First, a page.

May 23, 2003
I have no time to write now about my view of UNIX as a form of cultural property but one day I want to make ‘em. IN the meantime, enjoy the new legal battles over UNIX. That’s what happens when this thing, is at once a commercial product, a tool, a teaching method, a techno-philosophical paradigm, a collective adventure, and cultural heritage…. A huge fascinating muck.
Speaking of muck. I am in one right now trying to write a paperfor the digitalgenres conference. My paper puports to compare IRC banter to the social banter produced by the Caribbean “man-of-words” who loiters and talks for hours in public spaces building reputation, extending networks of friends, gaming with cards and dominoes, entertaining those around him, meta-commenting on all things local and global, and even engaging in some good ol business transactions. Let’s see if I can clear the muck in time…
May 22, 2003
I have complained for a long time that doctors need to fight for more equitable health care in this country whether it be by humanizing residency, fighting the insurance companies, or questioning the use of patents for medicine especially outside of the g8 nations. So, looks like there are starting to do some good stuff through a class-action suit against a bunch of insuance companies. This group of 700, 000 doctors have settled with Aetna which happens to be my insurance company. And don’t get me started on how much I dislike them. In short my coverage when up $400 this year while my benefits overall went down like $900,000. They are bastards and I am glad they are being forced to recognize thier bastardly ways and pay.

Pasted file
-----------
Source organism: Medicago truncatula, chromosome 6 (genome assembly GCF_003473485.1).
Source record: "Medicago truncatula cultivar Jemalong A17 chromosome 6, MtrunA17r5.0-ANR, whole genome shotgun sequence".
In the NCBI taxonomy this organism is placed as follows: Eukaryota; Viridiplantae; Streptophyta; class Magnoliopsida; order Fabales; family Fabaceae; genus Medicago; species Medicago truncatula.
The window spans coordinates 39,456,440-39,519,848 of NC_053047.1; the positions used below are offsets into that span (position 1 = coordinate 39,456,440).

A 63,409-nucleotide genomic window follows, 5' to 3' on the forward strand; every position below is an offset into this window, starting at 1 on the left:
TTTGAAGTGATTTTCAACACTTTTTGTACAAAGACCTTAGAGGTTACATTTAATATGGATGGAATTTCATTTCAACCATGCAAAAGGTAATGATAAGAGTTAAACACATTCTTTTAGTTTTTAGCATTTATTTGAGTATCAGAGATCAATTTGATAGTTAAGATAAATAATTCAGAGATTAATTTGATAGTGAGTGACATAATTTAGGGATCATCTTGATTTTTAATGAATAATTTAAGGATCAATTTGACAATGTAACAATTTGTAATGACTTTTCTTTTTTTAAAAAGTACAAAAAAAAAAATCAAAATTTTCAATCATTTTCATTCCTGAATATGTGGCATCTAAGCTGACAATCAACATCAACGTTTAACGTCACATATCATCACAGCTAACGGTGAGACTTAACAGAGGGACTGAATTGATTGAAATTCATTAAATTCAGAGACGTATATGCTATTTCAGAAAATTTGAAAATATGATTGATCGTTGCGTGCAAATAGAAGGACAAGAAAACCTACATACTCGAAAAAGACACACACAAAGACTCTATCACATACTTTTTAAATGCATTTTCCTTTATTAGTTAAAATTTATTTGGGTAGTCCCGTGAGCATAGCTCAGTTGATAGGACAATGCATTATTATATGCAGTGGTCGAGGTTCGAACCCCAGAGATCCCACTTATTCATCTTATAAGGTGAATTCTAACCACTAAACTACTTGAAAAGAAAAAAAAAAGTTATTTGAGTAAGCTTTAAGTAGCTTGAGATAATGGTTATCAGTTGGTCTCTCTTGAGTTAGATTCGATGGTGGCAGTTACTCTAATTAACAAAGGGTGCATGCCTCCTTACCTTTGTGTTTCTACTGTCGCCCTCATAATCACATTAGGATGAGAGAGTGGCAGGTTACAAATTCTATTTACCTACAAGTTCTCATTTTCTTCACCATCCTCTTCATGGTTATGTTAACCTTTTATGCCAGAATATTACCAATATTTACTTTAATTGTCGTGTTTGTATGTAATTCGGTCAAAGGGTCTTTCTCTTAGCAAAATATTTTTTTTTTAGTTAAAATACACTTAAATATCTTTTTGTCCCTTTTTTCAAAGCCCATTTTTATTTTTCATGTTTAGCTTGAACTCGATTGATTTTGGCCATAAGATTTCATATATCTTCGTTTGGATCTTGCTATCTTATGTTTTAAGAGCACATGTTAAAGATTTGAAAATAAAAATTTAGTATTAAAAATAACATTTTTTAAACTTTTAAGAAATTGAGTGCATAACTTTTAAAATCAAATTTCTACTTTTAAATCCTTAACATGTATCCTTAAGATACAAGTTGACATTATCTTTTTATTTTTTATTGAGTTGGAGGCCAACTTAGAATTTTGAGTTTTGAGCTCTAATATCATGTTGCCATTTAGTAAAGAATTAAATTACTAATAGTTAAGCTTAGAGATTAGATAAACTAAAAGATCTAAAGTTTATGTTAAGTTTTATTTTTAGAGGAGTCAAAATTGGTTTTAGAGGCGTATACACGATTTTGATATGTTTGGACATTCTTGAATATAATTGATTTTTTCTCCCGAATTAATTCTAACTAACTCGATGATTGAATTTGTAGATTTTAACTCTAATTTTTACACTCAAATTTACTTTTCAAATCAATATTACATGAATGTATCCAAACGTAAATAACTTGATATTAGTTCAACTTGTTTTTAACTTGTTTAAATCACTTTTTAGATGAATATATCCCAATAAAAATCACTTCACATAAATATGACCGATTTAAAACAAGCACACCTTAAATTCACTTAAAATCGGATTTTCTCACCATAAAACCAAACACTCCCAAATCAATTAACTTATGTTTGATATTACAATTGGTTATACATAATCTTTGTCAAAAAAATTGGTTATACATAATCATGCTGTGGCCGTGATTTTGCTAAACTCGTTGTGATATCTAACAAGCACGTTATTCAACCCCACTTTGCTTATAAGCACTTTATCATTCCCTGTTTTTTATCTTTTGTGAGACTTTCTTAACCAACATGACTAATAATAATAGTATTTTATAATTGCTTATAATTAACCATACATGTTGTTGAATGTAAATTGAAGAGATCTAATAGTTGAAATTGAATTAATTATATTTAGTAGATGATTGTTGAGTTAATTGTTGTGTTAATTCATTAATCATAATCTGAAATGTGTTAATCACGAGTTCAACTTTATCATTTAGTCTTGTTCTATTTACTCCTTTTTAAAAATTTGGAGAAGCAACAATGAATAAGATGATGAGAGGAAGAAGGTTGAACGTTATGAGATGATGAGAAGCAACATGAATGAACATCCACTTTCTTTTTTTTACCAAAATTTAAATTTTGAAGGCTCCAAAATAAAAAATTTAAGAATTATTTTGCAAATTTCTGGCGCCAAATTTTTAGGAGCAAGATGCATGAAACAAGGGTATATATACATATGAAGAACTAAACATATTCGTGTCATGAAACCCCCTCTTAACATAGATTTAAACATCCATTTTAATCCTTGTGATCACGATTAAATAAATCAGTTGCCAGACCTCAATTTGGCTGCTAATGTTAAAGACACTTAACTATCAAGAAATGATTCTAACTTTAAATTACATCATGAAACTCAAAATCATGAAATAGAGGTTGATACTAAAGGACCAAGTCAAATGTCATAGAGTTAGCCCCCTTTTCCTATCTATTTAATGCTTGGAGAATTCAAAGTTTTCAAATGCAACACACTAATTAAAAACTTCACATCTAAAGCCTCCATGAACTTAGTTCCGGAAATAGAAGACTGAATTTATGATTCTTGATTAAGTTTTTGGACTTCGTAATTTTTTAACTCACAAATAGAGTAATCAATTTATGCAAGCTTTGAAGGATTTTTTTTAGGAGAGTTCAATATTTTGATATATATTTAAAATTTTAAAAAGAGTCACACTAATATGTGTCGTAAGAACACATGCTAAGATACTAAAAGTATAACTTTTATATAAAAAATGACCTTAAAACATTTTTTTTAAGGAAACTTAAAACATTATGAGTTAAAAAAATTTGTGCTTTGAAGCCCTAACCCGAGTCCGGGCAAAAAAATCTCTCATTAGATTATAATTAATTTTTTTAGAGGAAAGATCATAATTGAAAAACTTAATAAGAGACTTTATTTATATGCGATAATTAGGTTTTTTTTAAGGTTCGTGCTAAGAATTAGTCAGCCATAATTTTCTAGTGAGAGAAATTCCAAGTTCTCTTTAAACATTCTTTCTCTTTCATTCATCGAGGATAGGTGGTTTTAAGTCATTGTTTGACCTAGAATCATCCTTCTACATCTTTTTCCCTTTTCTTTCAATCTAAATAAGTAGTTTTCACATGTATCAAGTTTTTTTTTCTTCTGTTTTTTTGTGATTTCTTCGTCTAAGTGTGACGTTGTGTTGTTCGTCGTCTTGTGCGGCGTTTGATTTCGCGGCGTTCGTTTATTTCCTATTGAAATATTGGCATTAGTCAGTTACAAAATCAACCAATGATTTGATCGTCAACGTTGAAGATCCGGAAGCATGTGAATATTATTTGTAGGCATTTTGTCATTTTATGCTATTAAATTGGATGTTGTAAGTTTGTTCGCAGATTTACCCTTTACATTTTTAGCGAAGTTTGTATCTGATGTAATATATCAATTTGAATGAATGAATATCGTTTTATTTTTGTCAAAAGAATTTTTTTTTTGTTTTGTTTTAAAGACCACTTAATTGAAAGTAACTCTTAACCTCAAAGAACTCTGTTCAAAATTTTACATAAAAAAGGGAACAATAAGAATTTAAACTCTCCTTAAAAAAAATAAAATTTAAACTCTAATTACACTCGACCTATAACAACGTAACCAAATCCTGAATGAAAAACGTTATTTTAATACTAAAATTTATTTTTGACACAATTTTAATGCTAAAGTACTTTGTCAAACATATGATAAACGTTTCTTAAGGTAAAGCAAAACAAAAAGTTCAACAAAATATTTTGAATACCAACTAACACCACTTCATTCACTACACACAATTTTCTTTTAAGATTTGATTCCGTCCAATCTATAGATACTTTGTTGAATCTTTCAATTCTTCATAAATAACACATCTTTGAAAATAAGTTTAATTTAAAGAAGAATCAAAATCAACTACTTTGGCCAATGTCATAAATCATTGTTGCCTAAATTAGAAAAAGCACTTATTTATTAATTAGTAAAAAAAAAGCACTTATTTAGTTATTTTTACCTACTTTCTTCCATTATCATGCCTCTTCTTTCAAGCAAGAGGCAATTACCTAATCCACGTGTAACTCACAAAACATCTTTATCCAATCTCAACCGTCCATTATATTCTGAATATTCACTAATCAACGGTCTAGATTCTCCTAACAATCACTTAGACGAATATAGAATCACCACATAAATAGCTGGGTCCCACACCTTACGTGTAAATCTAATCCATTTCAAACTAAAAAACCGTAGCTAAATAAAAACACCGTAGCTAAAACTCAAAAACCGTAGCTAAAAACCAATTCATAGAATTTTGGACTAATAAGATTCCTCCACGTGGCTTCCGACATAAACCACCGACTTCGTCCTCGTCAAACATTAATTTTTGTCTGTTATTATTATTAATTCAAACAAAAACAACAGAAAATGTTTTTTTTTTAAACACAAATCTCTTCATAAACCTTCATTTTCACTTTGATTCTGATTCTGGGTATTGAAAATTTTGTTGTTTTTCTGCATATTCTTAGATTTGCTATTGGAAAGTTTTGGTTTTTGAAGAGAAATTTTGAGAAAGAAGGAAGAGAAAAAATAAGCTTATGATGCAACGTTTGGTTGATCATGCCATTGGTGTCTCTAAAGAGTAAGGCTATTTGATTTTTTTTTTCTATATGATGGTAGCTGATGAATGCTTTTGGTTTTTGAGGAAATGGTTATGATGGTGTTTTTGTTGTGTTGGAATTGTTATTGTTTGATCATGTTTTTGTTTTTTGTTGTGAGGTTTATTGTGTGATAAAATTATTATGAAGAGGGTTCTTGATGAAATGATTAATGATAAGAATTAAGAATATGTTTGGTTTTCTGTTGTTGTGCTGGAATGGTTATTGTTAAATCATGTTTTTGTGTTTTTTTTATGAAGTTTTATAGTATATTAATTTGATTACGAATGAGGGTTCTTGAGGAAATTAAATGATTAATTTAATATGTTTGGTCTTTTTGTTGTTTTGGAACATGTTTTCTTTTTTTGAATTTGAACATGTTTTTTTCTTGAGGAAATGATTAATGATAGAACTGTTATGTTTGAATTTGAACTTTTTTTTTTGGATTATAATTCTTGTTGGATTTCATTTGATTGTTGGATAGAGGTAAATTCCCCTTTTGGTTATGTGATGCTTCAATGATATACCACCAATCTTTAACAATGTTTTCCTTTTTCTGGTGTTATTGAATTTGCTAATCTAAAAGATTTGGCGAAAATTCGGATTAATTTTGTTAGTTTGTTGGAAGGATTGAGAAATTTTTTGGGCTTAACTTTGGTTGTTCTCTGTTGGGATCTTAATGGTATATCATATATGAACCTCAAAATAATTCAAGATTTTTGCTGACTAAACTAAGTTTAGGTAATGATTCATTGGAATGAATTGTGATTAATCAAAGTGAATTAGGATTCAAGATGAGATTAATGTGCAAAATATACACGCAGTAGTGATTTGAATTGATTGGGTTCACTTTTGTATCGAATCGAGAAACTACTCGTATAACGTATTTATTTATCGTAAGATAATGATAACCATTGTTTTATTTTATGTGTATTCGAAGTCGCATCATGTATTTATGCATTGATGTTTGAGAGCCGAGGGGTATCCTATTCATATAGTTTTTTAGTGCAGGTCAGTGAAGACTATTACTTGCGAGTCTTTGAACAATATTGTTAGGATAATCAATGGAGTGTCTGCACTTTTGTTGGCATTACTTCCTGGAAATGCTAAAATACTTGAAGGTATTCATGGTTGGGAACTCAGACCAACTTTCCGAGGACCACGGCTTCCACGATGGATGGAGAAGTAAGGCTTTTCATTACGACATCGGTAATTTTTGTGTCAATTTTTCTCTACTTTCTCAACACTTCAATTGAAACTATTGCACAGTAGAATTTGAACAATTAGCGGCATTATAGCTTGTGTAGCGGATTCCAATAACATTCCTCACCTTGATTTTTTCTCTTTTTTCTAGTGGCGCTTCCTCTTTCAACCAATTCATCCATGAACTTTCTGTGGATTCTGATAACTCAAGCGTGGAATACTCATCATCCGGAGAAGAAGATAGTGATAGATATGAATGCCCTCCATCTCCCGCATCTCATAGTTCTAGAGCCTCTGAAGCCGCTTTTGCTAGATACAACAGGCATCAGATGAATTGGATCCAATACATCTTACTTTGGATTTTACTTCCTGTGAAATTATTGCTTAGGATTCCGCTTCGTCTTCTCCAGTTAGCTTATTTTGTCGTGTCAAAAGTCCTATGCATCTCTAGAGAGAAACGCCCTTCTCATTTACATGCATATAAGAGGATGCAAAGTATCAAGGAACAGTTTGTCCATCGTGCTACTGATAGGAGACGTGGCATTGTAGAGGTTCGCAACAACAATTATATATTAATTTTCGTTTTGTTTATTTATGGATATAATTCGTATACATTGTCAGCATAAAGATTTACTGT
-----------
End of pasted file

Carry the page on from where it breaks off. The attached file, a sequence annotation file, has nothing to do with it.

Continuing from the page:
Maybe doctors will get some joy from fighting the insurance companies and get the bright idea that serious reform can only come from within the field…
May 19, 2003
May 18, 2003
I think this is what they were talking abouttoday at the conference.
May 17, 2003
When I first started doing research on Free Software and the ethics of information freedom, I thought that the politics of information freedom were certainly important but perhaps not “as” important as other political causes. Now, years in the field and more intimate familiarity with the issues have made me think otherwise. I see the politics of information freedom as a sort of “meta” form of politics, the first condition of possibility for all other forms of political causes whether in the field of health, corporate reform, anti-globalization or the environment. Access to information and transparency are simply indispensable for social change.
Today, at the MindFreedom conference, which comes out of the psychiatric survival movement, I was reminded of the importance of transparency, information freedom, and freedom of choice in the realm of health rights whatever the health issue may be but especially in the realm of mental health.